My thoughts while reading her boot camp article were that it would be better off as a blog. From the first couple of paragraphs, I’d written the article off because I’d seen it in print instead of online.

I glared at my alarm clock through tired eyes.

4:45 a.m.

Worst set of numbers a half-asleep Arleen had ever seen. But I asked for it weeks earlier, when I signed up for boot camp. I slapped the alarm, slipped into some athletic garb and dragged a bag of dumbbells across the floor.

I hate boot camp.

Then, I realized how many minutes I read the paper every day versus how many minutes I read blogs with conversational tones like Arleen’s. Or, like my favorite sections of my own blog posts.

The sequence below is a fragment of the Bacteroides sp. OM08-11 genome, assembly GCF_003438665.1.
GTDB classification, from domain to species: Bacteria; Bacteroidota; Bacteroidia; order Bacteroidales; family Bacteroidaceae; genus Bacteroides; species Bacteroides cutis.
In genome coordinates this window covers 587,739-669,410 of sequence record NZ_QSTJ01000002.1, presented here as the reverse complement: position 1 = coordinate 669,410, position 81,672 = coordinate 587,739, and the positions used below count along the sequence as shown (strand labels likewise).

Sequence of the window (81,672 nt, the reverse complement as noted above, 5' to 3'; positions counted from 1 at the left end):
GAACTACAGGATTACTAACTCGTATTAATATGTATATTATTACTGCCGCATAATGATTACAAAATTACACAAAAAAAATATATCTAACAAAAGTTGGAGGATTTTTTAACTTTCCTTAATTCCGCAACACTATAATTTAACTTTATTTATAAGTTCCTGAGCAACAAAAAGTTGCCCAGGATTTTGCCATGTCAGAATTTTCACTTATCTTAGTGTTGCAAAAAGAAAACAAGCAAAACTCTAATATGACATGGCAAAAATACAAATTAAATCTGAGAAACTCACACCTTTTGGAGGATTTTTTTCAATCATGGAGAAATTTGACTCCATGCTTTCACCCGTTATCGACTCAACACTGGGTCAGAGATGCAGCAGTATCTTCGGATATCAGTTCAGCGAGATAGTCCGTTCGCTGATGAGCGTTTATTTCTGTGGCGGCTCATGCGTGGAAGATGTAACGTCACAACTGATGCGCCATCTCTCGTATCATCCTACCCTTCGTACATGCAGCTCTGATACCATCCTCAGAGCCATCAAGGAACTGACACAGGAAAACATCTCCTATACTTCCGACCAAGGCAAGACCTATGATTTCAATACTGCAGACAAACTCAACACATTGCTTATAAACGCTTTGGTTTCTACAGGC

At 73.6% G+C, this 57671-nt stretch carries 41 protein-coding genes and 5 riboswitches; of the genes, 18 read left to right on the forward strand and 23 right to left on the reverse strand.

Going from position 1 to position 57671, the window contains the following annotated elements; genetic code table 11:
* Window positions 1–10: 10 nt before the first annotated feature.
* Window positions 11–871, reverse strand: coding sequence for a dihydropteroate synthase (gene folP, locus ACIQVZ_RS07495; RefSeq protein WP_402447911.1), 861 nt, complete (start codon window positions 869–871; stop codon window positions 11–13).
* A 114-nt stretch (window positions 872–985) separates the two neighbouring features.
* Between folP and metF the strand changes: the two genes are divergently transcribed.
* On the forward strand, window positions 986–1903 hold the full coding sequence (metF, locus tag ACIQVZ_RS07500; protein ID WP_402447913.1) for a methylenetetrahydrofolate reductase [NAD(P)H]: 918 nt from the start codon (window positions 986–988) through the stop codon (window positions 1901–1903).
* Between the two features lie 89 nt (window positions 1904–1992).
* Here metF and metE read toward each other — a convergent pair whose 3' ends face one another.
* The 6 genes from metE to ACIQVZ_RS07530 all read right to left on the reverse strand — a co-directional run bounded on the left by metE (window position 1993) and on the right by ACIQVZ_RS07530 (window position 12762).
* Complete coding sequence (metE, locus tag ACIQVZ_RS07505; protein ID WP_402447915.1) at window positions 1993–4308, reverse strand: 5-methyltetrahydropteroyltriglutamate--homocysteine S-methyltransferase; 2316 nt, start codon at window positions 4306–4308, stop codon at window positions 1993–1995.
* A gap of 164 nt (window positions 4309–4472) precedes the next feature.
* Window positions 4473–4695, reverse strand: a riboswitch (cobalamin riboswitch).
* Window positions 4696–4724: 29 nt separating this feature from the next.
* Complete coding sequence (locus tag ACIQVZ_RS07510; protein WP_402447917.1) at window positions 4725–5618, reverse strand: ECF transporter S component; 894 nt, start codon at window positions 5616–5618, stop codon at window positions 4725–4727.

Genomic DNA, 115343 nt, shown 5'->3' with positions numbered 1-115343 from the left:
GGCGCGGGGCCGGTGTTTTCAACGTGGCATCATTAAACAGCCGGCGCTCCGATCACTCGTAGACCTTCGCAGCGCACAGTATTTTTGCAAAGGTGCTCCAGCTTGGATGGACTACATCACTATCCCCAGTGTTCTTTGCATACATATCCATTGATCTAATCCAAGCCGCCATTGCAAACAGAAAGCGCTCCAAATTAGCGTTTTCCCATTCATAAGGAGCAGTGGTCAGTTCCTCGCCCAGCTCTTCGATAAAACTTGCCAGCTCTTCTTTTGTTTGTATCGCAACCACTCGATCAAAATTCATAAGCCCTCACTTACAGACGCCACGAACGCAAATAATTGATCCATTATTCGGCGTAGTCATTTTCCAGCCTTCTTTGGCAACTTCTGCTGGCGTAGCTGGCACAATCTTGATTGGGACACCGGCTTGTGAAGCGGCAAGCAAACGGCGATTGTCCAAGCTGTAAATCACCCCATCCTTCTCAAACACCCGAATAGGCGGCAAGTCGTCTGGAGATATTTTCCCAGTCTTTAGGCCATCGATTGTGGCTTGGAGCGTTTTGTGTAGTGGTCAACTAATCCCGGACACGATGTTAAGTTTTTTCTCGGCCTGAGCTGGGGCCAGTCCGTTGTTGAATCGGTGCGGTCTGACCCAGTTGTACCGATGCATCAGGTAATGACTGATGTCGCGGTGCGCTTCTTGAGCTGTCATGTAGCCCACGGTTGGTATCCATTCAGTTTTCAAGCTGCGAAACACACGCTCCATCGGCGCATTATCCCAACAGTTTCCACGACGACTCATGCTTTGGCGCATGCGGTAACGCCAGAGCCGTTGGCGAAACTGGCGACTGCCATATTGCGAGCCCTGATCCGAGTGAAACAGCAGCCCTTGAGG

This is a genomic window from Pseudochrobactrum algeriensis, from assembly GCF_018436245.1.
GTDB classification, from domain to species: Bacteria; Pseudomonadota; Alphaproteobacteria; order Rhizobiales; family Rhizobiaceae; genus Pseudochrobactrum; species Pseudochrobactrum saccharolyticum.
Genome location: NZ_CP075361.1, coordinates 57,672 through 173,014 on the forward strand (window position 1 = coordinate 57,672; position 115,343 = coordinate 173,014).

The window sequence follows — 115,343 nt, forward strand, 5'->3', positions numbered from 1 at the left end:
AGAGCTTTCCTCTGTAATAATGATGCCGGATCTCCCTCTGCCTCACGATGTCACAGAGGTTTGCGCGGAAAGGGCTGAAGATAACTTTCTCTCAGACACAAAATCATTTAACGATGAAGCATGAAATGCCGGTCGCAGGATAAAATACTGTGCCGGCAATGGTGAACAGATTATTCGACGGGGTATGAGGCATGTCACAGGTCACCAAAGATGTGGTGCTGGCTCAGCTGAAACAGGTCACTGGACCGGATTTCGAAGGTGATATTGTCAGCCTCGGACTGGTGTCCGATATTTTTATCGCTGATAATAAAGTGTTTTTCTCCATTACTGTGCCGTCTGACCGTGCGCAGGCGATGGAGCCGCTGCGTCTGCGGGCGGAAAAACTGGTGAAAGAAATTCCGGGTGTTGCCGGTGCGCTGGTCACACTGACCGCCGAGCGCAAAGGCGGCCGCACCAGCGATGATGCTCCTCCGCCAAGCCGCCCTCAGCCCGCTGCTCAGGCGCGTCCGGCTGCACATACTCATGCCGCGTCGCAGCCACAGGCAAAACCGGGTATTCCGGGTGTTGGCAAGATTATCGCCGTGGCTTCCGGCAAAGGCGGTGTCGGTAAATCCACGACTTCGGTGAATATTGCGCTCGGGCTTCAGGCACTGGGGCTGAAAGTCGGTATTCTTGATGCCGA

I’m not too proud to mention my chocolate addiction. Out of all the addictions to have, chocolate’s one of the most tame. I’ve been known to hide Mounds bars in my office at work and buy a Hershey’s bar on the way home. But, these are mass produced chocolates diluted with wax and milk. The chocolate offered at Choxotica is pure chocolate art.

Oh yeah, there have also been all of the times I’ve screamed at other writers to stop making every story a “Who cares, this is boring, I can’t get past the first paragraph of this generic drivel” story.

So, while I continue to plunk away at my unjournalism design/ marketing job and scrabble for every freelancing gig that comes my way, I should probably relax and enjoy the writing of the next wave of journalists who actually get it; I’m beginning to think I’m already falling behind.